* The day of the bank credit card is not far off. West German banks have been resisting mightily for a decade. But thousands of West Germans have already gotten Visa cards directly from the Bank of America. And the BMW auto firm is about to distribute more Visa cards itself. With the action going ahead anyway, the German banks don't want to be cut out. So they have let it be known that they will upgrade their Eurocard (the European version of the Master Card, but not a bank card) to a full-fledged bank credit card.

* It's official: Women must now get equal pay to men's for equal work. The Federal Labor Court says so. Twenty-eight women photo lab workers have won their suit. The trade union organization has welcomed the decision. Now comes the long struggle to prove what "equal" work means in practice.

* Butterflies are in danger in West Germany. Four species are already believed to have died out, the North Rhine-Westphalia Agency for Ecology, Rural Development, and Forest Planning reported. Some 36 percent of all West German butterflies -- and even 50 percent in industrial North Rhine-Westphalia -- are endangered. The destruction of wetlands and the use of insecticides are blamed. The agency has appealed to the public to reduce the use of chemicals, not to encroach on the remaining heaths -- and also to stop making (dead) butterfly collections.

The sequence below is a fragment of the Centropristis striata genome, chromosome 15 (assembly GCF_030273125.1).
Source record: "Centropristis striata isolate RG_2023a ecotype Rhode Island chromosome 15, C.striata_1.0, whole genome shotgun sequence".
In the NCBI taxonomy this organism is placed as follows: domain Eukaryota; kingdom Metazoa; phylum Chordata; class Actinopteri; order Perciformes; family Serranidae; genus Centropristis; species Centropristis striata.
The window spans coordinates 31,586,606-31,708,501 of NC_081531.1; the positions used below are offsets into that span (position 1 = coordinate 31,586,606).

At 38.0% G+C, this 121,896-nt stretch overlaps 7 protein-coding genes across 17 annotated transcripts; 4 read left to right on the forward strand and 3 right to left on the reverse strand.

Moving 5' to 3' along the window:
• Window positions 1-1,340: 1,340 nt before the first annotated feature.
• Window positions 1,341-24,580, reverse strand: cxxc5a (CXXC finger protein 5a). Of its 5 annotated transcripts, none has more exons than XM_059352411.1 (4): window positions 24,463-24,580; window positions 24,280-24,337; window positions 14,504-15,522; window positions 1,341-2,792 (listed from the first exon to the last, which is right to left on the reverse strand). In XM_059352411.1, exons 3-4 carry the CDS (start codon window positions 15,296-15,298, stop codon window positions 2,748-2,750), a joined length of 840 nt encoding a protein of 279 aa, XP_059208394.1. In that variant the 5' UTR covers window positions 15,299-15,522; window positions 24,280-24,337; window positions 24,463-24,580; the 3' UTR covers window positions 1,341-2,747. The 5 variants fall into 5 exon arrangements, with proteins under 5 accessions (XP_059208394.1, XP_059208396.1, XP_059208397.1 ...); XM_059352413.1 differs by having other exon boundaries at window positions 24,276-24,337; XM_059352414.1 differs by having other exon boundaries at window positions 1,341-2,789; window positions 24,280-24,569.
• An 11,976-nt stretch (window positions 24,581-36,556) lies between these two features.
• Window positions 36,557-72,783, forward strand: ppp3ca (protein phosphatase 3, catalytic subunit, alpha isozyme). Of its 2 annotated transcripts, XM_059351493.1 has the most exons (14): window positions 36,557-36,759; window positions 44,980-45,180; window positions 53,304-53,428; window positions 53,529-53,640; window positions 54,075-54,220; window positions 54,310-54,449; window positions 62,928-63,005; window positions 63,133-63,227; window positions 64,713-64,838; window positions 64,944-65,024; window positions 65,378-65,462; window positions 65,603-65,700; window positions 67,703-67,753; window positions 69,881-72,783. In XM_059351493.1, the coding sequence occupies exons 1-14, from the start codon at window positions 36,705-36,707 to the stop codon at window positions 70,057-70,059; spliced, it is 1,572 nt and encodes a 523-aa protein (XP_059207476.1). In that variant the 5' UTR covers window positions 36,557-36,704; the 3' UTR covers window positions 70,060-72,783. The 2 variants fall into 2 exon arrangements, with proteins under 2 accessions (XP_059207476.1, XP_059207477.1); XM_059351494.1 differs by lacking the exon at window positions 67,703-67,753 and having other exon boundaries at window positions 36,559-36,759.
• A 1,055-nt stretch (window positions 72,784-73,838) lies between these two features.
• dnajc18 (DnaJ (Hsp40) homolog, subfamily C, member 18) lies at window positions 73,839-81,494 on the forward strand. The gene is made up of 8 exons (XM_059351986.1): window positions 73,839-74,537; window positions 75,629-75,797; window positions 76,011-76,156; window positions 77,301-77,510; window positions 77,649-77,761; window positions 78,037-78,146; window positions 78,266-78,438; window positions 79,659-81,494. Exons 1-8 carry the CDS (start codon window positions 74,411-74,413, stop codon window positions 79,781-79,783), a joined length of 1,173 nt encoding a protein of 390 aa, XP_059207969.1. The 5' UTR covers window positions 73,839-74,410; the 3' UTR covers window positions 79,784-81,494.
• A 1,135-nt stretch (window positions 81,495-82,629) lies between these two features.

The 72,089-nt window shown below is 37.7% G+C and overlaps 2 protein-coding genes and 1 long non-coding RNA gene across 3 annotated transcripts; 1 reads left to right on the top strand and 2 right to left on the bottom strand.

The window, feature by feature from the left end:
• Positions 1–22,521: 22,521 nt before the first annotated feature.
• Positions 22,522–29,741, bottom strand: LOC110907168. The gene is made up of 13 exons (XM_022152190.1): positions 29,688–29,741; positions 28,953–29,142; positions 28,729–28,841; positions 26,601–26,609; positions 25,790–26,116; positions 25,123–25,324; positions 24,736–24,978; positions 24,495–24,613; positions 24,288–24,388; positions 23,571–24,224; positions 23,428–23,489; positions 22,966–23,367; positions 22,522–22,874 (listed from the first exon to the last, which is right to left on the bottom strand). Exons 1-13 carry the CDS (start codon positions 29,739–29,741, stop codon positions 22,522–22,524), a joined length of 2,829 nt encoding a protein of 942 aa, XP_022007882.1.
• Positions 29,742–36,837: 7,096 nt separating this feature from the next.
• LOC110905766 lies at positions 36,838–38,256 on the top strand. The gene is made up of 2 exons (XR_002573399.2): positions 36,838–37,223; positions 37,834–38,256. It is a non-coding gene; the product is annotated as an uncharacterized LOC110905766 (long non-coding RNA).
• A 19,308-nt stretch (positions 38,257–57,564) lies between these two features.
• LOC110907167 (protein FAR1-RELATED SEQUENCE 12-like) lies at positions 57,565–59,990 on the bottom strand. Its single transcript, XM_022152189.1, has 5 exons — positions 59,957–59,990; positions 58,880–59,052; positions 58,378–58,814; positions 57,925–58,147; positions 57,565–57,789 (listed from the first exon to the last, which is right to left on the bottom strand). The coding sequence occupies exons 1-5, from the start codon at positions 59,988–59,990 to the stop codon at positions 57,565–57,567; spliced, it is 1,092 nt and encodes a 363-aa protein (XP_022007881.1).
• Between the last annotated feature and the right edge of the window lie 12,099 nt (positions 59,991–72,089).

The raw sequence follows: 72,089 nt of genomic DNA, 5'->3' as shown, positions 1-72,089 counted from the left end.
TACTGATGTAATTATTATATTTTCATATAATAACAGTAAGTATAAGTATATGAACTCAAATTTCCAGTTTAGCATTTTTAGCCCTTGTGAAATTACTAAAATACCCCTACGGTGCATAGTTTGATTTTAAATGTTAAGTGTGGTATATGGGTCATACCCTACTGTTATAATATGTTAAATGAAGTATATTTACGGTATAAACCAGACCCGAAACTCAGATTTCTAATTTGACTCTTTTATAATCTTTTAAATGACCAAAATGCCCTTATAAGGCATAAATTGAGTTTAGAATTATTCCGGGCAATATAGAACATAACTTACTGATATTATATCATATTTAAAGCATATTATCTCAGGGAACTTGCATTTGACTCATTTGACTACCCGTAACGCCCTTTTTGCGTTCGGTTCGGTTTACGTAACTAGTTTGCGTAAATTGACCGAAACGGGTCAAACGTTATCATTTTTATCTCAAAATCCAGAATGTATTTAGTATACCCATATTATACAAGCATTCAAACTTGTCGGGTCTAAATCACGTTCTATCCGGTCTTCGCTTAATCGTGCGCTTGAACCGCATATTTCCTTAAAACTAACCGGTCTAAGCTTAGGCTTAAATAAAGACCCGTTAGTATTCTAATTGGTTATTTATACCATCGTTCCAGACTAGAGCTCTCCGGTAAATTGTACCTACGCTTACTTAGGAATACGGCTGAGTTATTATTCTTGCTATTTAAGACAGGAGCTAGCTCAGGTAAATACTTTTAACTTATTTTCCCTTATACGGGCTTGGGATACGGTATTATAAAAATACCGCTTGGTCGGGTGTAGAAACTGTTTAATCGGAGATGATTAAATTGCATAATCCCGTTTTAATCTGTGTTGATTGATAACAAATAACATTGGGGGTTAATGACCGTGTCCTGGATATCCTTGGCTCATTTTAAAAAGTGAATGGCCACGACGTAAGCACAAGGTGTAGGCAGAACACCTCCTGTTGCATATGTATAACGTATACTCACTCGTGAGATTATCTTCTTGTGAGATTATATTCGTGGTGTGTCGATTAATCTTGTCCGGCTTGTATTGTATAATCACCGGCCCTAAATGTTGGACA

* West Berlin has long been a bicycle racer's paradise, with almost weekly tours organized throughout the abundant woods and along the lakes. Now it is becoming a footracer's paradise as well. The first Berlin marathon was inaugurated Sept. 27. The route started at the Reichstag, went past the aquarium, down the posh Kurfurstendamm shopping street, past Checkpoint Charlie, around to the opera house, and back to the "Ku-Damm." The 3,000-plus participants included one 10-year-old, a number of over-60s, one Austrian in a wheelchair, and the 1972 Munich Olympics marathon winner, Frank Shorter.

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